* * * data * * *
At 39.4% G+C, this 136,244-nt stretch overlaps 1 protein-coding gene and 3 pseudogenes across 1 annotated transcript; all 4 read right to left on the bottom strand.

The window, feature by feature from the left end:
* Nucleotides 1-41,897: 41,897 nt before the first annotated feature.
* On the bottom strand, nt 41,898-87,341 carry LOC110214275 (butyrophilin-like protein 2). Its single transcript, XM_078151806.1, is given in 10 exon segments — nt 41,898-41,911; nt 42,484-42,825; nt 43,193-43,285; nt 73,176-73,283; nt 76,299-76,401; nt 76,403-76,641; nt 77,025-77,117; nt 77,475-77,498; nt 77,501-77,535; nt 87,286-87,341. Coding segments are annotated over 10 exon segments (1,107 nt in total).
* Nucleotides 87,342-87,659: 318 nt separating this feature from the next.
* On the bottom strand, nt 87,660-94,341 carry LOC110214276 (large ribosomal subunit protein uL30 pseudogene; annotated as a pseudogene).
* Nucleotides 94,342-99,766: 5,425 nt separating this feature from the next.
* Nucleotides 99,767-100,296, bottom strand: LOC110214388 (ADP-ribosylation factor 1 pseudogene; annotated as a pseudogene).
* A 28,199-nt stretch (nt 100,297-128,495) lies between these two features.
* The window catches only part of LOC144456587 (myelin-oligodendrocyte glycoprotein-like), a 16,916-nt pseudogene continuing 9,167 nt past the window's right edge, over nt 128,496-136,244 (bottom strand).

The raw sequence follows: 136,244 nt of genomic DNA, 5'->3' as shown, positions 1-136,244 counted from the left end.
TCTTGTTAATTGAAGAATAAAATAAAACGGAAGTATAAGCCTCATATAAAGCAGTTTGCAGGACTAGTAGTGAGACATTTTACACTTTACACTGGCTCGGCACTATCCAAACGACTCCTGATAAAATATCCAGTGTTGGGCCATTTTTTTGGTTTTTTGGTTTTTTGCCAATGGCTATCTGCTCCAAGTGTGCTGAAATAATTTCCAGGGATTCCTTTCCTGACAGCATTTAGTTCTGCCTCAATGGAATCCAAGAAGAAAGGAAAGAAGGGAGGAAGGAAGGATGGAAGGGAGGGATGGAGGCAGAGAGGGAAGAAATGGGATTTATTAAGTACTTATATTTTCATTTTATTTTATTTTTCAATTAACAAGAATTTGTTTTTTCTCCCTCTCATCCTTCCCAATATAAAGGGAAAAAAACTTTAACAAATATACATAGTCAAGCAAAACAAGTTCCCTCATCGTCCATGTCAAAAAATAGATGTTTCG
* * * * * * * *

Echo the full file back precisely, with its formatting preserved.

At 39.4% G+C, this 136,244-nt stretch overlaps 1 protein-coding gene and 3 pseudogenes across 1 annotated transcript; all 4 read right to left on the bottom strand.

The window, feature by feature from the left end:
* Nucleotides 1-41,897: 41,897 nt before the first annotated feature.
* On the bottom strand, nt 41,898-87,341 carry LOC110214275 (butyrophilin-like protein 2). Its single transcript, XM_078151806.1, is given in 10 exon segments — nt 41,898-41,911; nt 42,484-42,825; nt 43,193-43,285; nt 73,176-73,283; nt 76,299-76,401; nt 76,403-76,641; nt 77,025-77,117; nt 77,475-77,498; nt 77,501-77,535; nt 87,286-87,341. Coding segments are annotated over 10 exon segments (1,107 nt in total).
* Nucleotides 87,342-87,659: 318 nt separating this feature from the next.
* On the bottom strand, nt 87,660-94,341 carry LOC110214276 (large ribosomal subunit protein uL30 pseudogene; annotated as a pseudogene).
* Nucleotides 94,342-99,766: 5,425 nt separating this feature from the next.
* Nucleotides 99,767-100,296, bottom strand: LOC110214388 (ADP-ribosylation factor 1 pseudogene; annotated as a pseudogene).
* A 28,199-nt stretch (nt 100,297-128,495) lies between these two features.
* The window catches only part of LOC144456587 (myelin-oligodendrocyte glycoprotein-like), a 16,916-nt pseudogene continuing 9,167 nt past the window's right edge, over nt 128,496-136,244 (bottom strand).

The raw sequence follows: 136,244 nt of genomic DNA, 5'->3' as shown, positions 1-136,244 counted from the left end.
TCTTGTTAATTGAAGAATAAAATAAAACGGAAGTATAAGCCTCATATAAAGCAGTTTGCAGGACTAGTAGTGAGACATTTTACACTTTACACTGGCTCGGCACTATCCAAACGACTCCTGATAAAATATCCAGTGTTGGGCCATTTTTTTGGTTTTTTGGTTTTTTGCCAATGGCTATCTGCTCCAAGTGTGCTGAAATAATTTCCAGGGATTCCTTTCCTGACAGCATTTAGTTCTGCCTCAATGGAATCCAAGAAGAAAGGAAAGAAGGGAGGAAGGAAGGATGGAAGGGAGGGATGGAGGCAGAGAGGGAAGAAATGGGATTTATTAAGTACTTATATTTTCATTTTATTTTATTTTTCAATTAACAAGAATTTGTTTTTTCTCCCTCTCATCCTTCCCAATATAAAGGGAAAAAAACTTTAACAAATATACATAGTCAAGCAAAACAAGTTCCCTCATCGTCCATGTCAAAAAATAGATGTTTCG